When You’re Single, 2012
Hand-drawn type design (digitally colored)
Based on lyrics from “When You’re Single” by David Choi
From the wishlist:
28. “By My Side” by David Choi
29. David Choi by my side at Chick-Fil-A
I can’t exactly remember when or how I came across David Choi’s music, but I’m certain it was on YouTube. I remember seeing AJ Rafael’s cover of “That Girl” and wondering if David Choi was some big-shot international superstar I hadn’t heard of – yet. I remember watching Wong Fu Productions’ “When Five Fell” and hearing David’s voice narrating for the pair of eyeglasses. I remember David’s love song to Chick-Fil-A.
David’s style is somewhat hard to describe because it is rather eclectic. His songs range between blues, pop ballads, and acoustic pop-soul (is that even a genre?) among other styles while others are heavily produced and layered. Whatever the style, Choi demonstrates his mastery of music, production, and instrumentation with his arrangements and vocal artistry.
The “Forever and Ever” USA/Canada tour brought David to Philadelphia’s World Cafe Live on March 24th. I put out the call on Facebook to see if anyone wanted to go, because I’m a bit hesitant to attend concerts in Philly by myself. It’s partly for social reasons and partly “I don’t want to be in Philly alone late at night.”
WHAT?! David Choi himself liked my Facebook status? Now I have to go!
When my sister and I got to the concert venue, my sister chuckled at how many Asians were there. It’s not surprising, I tried to explain to her. Musicians with large followings on YouTube, especially musicians of Asian descent, usually have lots of Asian fans. “No, really,” she said. “Everyone here is Asian, or they’re here with someone Asian!” (My parents thought the same thing at Kina Grannis’ concert last year.)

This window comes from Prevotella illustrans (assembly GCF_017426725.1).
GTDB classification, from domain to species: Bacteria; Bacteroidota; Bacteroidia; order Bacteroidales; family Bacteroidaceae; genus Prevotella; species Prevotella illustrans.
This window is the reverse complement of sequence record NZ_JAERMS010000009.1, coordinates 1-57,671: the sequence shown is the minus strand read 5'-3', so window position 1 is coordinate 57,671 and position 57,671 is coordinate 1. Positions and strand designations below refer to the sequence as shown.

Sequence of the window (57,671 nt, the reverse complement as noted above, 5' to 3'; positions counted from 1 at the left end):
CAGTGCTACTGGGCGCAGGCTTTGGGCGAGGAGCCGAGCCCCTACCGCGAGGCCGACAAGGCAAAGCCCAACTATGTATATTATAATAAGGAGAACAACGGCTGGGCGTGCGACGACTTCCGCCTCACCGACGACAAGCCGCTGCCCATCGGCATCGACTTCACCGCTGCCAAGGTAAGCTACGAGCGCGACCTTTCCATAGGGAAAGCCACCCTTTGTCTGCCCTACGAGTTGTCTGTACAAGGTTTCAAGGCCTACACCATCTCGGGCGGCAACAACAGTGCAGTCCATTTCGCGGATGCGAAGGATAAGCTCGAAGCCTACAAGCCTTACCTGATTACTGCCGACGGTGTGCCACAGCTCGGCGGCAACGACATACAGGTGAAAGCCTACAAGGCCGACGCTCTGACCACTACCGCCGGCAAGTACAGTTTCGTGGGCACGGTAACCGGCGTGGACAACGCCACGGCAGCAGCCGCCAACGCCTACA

The concert was standing room only, and all of the dining tables were reserved. We decided to grab a seat at the bar, which were the unreserved seats closest to the stage. To avoid potential awkwardness, we ordered food and drinks to give us reason to sit there all evening. I had coffee and the edamame hummus platter (“served with fresh cut cucumber and jicama, baby carrots, olives & grilled pita”), and my sister had their featured grilled cheese (with wild mushrooms) and a Pinot Grigio. The food was absolutely delicious! Thanks to the friendly bartenders for their excellent recommendations!
As people entered the room, they took spots on the floor between us and the stage. To our left were two guys donning Wong Fu’s “Nice Guy” T-shirts. Next to them was a young couple who spent the evening in each other’s arms, her head on his shoulder. To our right was a guy who introduced himself as Ben; eavesdropping told me he is the brother of Judah Kim, the opening act. Ahead of us was a gaggle of teenage girls who were so giddy to see David in concert. We still had a fairly decent view of the performers, though it was sometimes much easier to watch the concert on the screens of cell phones whipped out to record each song.